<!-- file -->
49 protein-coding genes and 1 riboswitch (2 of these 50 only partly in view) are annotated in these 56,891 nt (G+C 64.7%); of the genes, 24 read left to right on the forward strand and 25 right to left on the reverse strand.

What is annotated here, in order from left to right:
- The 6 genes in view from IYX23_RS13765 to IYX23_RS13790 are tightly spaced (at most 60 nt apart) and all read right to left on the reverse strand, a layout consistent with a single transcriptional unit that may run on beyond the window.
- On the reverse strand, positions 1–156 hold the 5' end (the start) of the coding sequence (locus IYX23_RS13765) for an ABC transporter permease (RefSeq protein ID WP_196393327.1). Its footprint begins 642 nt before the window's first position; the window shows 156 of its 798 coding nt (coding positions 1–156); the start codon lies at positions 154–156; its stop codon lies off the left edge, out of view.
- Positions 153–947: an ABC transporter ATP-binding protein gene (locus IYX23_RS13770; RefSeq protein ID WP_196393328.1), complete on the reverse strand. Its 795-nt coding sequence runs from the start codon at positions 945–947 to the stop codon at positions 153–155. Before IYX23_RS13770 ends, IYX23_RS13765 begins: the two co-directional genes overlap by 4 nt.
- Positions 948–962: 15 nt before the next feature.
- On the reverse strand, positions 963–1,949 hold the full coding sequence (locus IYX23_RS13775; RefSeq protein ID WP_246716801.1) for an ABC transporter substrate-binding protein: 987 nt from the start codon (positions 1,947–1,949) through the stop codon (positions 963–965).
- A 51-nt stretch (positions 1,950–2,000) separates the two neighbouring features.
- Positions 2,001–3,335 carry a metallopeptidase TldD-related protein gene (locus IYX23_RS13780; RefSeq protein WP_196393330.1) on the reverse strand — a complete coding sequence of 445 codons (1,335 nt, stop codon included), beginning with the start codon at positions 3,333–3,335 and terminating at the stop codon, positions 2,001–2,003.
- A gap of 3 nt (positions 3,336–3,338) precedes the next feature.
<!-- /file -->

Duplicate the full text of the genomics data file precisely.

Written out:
49 protein-coding genes and 1 riboswitch (2 of these 50 only partly in view) are annotated in these 56,891 nt (G+C 64.7%); of the genes, 24 read left to right on the forward strand and 25 right to left on the reverse strand.

What is annotated here, in order from left to right:
- The 6 genes in view from IYX23_RS13765 to IYX23_RS13790 are tightly spaced (at most 60 nt apart) and all read right to left on the reverse strand, a layout consistent with a single transcriptional unit that may run on beyond the window.
- On the reverse strand, positions 1–156 hold the 5' end (the start) of the coding sequence (locus IYX23_RS13765) for an ABC transporter permease (RefSeq protein ID WP_196393327.1). Its footprint begins 642 nt before the window's first position; the window shows 156 of its 798 coding nt (coding positions 1–156); the start codon lies at positions 154–156; its stop codon lies off the left edge, out of view.
- Positions 153–947: an ABC transporter ATP-binding protein gene (locus IYX23_RS13770; RefSeq protein ID WP_196393328.1), complete on the reverse strand. Its 795-nt coding sequence runs from the start codon at positions 945–947 to the stop codon at positions 153–155. Before IYX23_RS13770 ends, IYX23_RS13765 begins: the two co-directional genes overlap by 4 nt.
- Positions 948–962: 15 nt before the next feature.
- On the reverse strand, positions 963–1,949 hold the full coding sequence (locus IYX23_RS13775; RefSeq protein ID WP_246716801.1) for an ABC transporter substrate-binding protein: 987 nt from the start codon (positions 1,947–1,949) through the stop codon (positions 963–965).
- A 51-nt stretch (positions 1,950–2,000) separates the two neighbouring features.
- Positions 2,001–3,335 carry a metallopeptidase TldD-related protein gene (locus IYX23_RS13780; RefSeq protein WP_196393330.1) on the reverse strand — a complete coding sequence of 445 codons (1,335 nt, stop codon included), beginning with the start codon at positions 3,333–3,335 and terminating at the stop codon, positions 2,001–2,003.
- A gap of 3 nt (positions 3,336–3,338) precedes the next feature.